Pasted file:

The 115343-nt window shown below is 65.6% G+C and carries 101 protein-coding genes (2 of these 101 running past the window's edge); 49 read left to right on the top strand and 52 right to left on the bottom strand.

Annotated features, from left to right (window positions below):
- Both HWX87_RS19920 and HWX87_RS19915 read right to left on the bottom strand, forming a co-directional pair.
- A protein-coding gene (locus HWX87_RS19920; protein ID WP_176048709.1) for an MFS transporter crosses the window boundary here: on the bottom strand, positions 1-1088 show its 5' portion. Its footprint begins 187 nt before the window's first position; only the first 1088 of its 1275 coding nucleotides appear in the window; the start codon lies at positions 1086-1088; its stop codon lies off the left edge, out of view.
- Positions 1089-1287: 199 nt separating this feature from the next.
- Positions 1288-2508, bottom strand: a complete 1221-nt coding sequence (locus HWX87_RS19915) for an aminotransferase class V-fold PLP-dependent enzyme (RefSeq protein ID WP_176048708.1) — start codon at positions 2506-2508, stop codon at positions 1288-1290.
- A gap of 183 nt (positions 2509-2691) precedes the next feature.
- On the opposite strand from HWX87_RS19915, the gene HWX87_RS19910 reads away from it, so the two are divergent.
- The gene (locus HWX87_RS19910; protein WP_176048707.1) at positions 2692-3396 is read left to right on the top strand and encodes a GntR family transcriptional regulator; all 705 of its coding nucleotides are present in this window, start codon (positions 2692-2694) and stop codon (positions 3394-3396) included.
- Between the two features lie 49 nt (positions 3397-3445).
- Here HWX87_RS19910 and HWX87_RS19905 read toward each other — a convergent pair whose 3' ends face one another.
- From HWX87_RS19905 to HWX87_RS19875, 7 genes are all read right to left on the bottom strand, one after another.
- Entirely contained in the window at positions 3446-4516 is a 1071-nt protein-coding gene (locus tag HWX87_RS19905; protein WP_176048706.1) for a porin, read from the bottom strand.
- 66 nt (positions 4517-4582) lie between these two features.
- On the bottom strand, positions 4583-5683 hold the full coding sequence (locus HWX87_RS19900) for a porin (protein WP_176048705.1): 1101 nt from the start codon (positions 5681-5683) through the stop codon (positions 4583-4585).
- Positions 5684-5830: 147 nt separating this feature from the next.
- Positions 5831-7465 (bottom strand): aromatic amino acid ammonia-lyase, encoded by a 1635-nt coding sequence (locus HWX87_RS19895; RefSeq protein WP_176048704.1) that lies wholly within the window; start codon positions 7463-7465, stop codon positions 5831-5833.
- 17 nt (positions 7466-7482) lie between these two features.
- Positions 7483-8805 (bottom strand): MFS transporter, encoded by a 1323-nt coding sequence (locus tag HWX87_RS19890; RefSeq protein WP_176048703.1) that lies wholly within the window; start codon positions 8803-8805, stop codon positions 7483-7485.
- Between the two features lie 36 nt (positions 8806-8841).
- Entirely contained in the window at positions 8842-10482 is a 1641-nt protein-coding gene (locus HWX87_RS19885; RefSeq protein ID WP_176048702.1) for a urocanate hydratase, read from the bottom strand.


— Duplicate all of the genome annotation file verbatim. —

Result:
The 115343-nt window shown below is 65.6% G+C and carries 101 protein-coding genes (2 of these 101 running past the window's edge); 49 read left to right on the top strand and 52 right to left on the bottom strand.

Annotated features, from left to right (window positions below):
- Both HWX87_RS19920 and HWX87_RS19915 read right to left on the bottom strand, forming a co-directional pair.
- A protein-coding gene (locus HWX87_RS19920; protein ID WP_176048709.1) for an MFS transporter crosses the window boundary here: on the bottom strand, positions 1-1088 show its 5' portion. Its footprint begins 187 nt before the window's first position; only the first 1088 of its 1275 coding nucleotides appear in the window; the start codon lies at positions 1086-1088; its stop codon lies off the left edge, out of view.
- Positions 1089-1287: 199 nt separating this feature from the next.
- Positions 1288-2508, bottom strand: a complete 1221-nt coding sequence (locus HWX87_RS19915) for an aminotransferase class V-fold PLP-dependent enzyme (RefSeq protein ID WP_176048708.1) — start codon at positions 2506-2508, stop codon at positions 1288-1290.
- A gap of 183 nt (positions 2509-2691) precedes the next feature.
- On the opposite strand from HWX87_RS19915, the gene HWX87_RS19910 reads away from it, so the two are divergent.
- The gene (locus HWX87_RS19910; protein WP_176048707.1) at positions 2692-3396 is read left to right on the top strand and encodes a GntR family transcriptional regulator; all 705 of its coding nucleotides are present in this window, start codon (positions 2692-2694) and stop codon (positions 3394-3396) included.
- Between the two features lie 49 nt (positions 3397-3445).
- Here HWX87_RS19910 and HWX87_RS19905 read toward each other — a convergent pair whose 3' ends face one another.
- From HWX87_RS19905 to HWX87_RS19875, 7 genes are all read right to left on the bottom strand, one after another.
- Entirely contained in the window at positions 3446-4516 is a 1071-nt protein-coding gene (locus tag HWX87_RS19905; protein WP_176048706.1) for a porin, read from the bottom strand.
- 66 nt (positions 4517-4582) lie between these two features.
- On the bottom strand, positions 4583-5683 hold the full coding sequence (locus HWX87_RS19900) for a porin (protein WP_176048705.1): 1101 nt from the start codon (positions 5681-5683) through the stop codon (positions 4583-4585).
- Positions 5684-5830: 147 nt separating this feature from the next.
- Positions 5831-7465 (bottom strand): aromatic amino acid ammonia-lyase, encoded by a 1635-nt coding sequence (locus HWX87_RS19895; RefSeq protein WP_176048704.1) that lies wholly within the window; start codon positions 7463-7465, stop codon positions 5831-5833.
- 17 nt (positions 7466-7482) lie between these two features.
- Positions 7483-8805 (bottom strand): MFS transporter, encoded by a 1323-nt coding sequence (locus tag HWX87_RS19890; RefSeq protein WP_176048703.1) that lies wholly within the window; start codon positions 8803-8805, stop codon positions 7483-7485.
- Between the two features lie 36 nt (positions 8806-8841).
- Entirely contained in the window at positions 8842-10482 is a 1641-nt protein-coding gene (locus HWX87_RS19885; RefSeq protein ID WP_176048702.1) for a urocanate hydratase, read from the bottom strand.